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Astronaut graduates
The newest astronauts in the corps for NASA (and the Canadian Space Agency) wave from the stage during their graduation ceremony at Johnson Space Center. From left: Kayla Barron, Zena Cardman, Raja Chari, Matthew Dominick, Bob Hines, Warren Hoburg, Jonny Kim, Joshua Kutryk (CSA), Jasmin Moghbeli. Loral O’Hara, Jessica Watkins, Jennifer Sidey-Gibbons (CSA) and Frank Rubio. (NASA Photo / James Blair)

Over the course of six decades, NASA has celebrated the selection of its astronauts in groups ranging from the Mercury 7 of 1959 to the Turtles of 2017 — but there’s never been much of a public celebration for their graduation from astronaut training. Until today.

The 11 astronaut candidates selected in 2017, plus two Canadian astronauts who joined them in training, received a grand send-off at Johnson Space Center in Texas from NASA Administrator Jim Bridenstine and other VIPs to mark their eligibility for assignment to future space missions.

NASA raised the graduation ceremony’s public profile in part to build up enthusiasm for this year’s expected debut of U.S.-built commercial space taxis, as well as the drive to land astronauts on the moon by 2024 — a campaign known as Artemis.

“These individuals represent the best of America, and what an incredible time for them to join our astronaut corps,” Bridenstine said during the ceremony. “2020 will mark the return of launching American astronauts on American rockets from American soil, and will be an important year of progress for our Artemis program and missions to the moon and beyond.”

The graduates received a shout-out from NASA crewmates currently in orbit. “We’re sorry we couldn’t be there to celebrate this achievement with you in person today,” NASA astronaut Christina Koch said via video, “but we’ve been busy up here in the International Space Station, getting it ready for you guys to arrive and continue doing lots of science, spacewalks and upgrades.”

The astronaut candidates, or ascans for short, were chosen from a record-setting pool of more than 18,000 applicants. They spent two years in a training regime that includes instruction in space procedures, survival training, T-38 piloting proficiency, spacewalking practice and Russian-language instruction.

For the record, the NASA astronauts are Kayla Barron (a native of Richland, Wash.), Zena Cardman, Raja Chari, Matthew Dominick, Bob Hines, Warren Hoburg, Jonny Kim, Jasmin Moghbeli, Loral O’Hara, Frank Rubio and Jessica Watkins. The Canadian astronauts are Joshua Kutryk and Jennifer Sidey-Gibbons.

At Bridenstine’s urging, Kim explained that his class was nicknamed the Turtles because of a reference made at the ceremony marking their selection.

“When we were announced by Vice President Pence a couple of years ago, he made a metaphor that if you see a turtle on a fence post, you know it didn’t get there by itself,” Kim said. “And that’s what we are, here today. Every person on stage here is a symbol of all the love and support that we’ve had from our friends, our mentors, our teachers.”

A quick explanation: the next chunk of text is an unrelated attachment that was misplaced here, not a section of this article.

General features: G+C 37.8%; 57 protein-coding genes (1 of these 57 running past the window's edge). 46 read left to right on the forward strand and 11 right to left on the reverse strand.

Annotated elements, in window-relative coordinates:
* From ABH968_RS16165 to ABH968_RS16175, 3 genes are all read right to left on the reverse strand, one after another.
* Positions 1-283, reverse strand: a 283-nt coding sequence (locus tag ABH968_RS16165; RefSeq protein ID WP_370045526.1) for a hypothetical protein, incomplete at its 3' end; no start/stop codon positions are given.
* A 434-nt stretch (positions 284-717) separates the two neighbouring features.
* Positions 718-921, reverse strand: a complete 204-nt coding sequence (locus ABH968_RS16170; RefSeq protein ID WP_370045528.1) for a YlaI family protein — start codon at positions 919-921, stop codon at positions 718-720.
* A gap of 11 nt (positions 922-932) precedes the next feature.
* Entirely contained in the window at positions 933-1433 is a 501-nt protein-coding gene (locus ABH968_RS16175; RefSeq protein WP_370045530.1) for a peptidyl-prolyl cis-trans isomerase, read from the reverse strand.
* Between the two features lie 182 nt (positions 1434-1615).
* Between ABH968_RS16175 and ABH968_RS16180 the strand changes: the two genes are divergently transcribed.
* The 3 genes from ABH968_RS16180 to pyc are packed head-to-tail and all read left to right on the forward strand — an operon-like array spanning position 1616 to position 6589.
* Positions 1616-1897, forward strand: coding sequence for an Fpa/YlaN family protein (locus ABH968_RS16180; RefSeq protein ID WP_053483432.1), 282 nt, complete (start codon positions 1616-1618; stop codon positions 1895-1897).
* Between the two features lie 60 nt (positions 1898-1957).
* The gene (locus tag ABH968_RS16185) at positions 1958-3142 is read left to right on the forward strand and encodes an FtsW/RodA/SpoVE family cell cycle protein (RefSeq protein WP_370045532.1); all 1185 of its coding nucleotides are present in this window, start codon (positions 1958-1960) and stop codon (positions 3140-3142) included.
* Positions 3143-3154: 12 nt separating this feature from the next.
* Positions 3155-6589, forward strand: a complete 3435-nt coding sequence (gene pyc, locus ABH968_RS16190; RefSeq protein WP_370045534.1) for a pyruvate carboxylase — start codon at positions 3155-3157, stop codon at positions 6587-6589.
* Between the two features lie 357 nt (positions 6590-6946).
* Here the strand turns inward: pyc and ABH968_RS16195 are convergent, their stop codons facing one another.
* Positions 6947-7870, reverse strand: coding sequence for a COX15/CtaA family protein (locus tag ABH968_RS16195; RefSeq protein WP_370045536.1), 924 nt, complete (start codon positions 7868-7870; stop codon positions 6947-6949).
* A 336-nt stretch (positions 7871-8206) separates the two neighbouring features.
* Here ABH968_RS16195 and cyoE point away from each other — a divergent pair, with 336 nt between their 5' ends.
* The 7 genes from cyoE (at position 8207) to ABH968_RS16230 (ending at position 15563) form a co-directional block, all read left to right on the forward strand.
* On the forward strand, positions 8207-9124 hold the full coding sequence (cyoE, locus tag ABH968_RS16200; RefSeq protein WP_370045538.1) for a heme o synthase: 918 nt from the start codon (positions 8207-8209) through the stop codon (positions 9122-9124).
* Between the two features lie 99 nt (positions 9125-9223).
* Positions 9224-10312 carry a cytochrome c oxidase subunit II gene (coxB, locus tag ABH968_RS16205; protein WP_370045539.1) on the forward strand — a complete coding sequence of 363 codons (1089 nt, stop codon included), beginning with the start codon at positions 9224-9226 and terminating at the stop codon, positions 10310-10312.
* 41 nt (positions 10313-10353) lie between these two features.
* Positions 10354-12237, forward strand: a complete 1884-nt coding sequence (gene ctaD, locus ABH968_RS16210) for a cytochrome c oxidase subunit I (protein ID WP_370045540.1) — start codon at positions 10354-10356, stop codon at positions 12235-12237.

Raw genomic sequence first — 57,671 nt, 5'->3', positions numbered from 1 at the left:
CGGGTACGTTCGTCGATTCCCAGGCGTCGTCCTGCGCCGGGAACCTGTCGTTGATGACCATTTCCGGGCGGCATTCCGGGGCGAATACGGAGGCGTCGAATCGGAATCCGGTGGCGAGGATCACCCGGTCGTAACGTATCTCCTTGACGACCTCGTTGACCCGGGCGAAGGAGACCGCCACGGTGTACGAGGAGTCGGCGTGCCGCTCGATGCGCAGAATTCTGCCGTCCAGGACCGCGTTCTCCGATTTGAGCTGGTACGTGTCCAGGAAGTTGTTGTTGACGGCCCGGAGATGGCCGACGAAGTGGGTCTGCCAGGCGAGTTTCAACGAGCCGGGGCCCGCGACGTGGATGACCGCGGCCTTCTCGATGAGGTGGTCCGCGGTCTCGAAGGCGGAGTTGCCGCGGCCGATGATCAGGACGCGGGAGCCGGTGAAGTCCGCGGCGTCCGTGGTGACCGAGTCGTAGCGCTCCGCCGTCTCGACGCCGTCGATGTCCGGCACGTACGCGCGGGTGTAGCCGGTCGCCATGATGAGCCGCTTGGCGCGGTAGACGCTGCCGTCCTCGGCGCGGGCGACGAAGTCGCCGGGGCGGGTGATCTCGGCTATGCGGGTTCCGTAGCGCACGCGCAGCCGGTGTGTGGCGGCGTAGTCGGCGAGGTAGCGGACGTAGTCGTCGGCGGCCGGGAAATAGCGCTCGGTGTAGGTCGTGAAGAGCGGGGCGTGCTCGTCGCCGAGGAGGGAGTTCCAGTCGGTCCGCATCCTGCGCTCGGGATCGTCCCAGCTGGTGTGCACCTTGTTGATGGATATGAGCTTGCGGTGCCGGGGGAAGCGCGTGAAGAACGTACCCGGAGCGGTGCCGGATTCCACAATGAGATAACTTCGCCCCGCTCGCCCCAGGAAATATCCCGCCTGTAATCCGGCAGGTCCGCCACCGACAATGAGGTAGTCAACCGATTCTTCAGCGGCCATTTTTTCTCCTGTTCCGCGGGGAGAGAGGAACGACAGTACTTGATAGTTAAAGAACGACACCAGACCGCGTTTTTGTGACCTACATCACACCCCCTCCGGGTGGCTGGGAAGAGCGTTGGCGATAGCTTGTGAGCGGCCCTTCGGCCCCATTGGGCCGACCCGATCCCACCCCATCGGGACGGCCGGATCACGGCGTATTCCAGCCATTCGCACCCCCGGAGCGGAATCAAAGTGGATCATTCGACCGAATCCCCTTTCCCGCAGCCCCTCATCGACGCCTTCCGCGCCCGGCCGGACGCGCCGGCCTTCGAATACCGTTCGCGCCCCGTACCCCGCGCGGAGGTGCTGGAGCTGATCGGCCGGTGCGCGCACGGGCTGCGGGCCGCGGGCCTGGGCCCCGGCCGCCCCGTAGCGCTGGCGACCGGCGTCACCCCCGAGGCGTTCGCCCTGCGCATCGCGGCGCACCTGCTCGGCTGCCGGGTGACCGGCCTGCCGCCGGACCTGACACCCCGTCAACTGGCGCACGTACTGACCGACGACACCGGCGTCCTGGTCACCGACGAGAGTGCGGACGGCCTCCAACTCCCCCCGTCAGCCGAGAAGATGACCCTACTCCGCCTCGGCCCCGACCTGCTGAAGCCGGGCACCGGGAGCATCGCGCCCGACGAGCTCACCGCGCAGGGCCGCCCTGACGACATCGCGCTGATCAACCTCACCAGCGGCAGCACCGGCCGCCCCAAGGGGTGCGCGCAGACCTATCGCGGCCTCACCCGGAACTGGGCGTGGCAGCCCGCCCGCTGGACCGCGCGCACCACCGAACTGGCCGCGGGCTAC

Each new astronaut received a silver pin, continuing a tradition that dates back to the Mercury 7. They’ll get a gold pin once they complete their first spaceflights.

Watch the full graduation ceremony:

Today’s graduation boosts NASA’s corps of active-duty astronauts to 48 people. That number is significantly less than it was during the space shuttle era. In 2004, for example, NASA had 101 active pilots and mission specialists, plus another 43 management astronauts who were eligible to return to flight status if needed.

The corps could well be due for further boosts in the years ahead, assuming that NASA’s drive to send astronauts to the moon and on to Mars picks up steam. The space agency says it’s already considering plans to open the application process this spring for the next class of candidates.

The astronauts who graduated today could fly to the International Space Station aboard Russia’s existing Soyuz spacecraft, or aboard SpaceX’s Crew Dragon and Boeing’s CST-100 Starliner space taxis, which are expected to enter service this year. And they could soon ride NASA’s Orion deep-space capsule, which is scheduled to start carrying people beyond Earth orbit for the first time since Apollo in 2022.

If NASA and its partners stick anywhere close to their current timeline, some of the astronauts could well be heading to Mars in the 2030s and ’40s, on Orion or perhaps on a commercial craft like SpaceX’s Starship.

One member of the class, former SpaceX engineer Robb Kulin, dropped out in 2018 after the first year of NASA training due to personal reasons. That marked the first time since 1968 that an astronaut candidate left the program before qualifying for spaceflight. But don’t worry about Kulin: He’s currently chief engineer and program manager for Firefly Aerospace’s Alpha launch vehicle as well as the co-founder of an Alaskan startup called Keeni Space.

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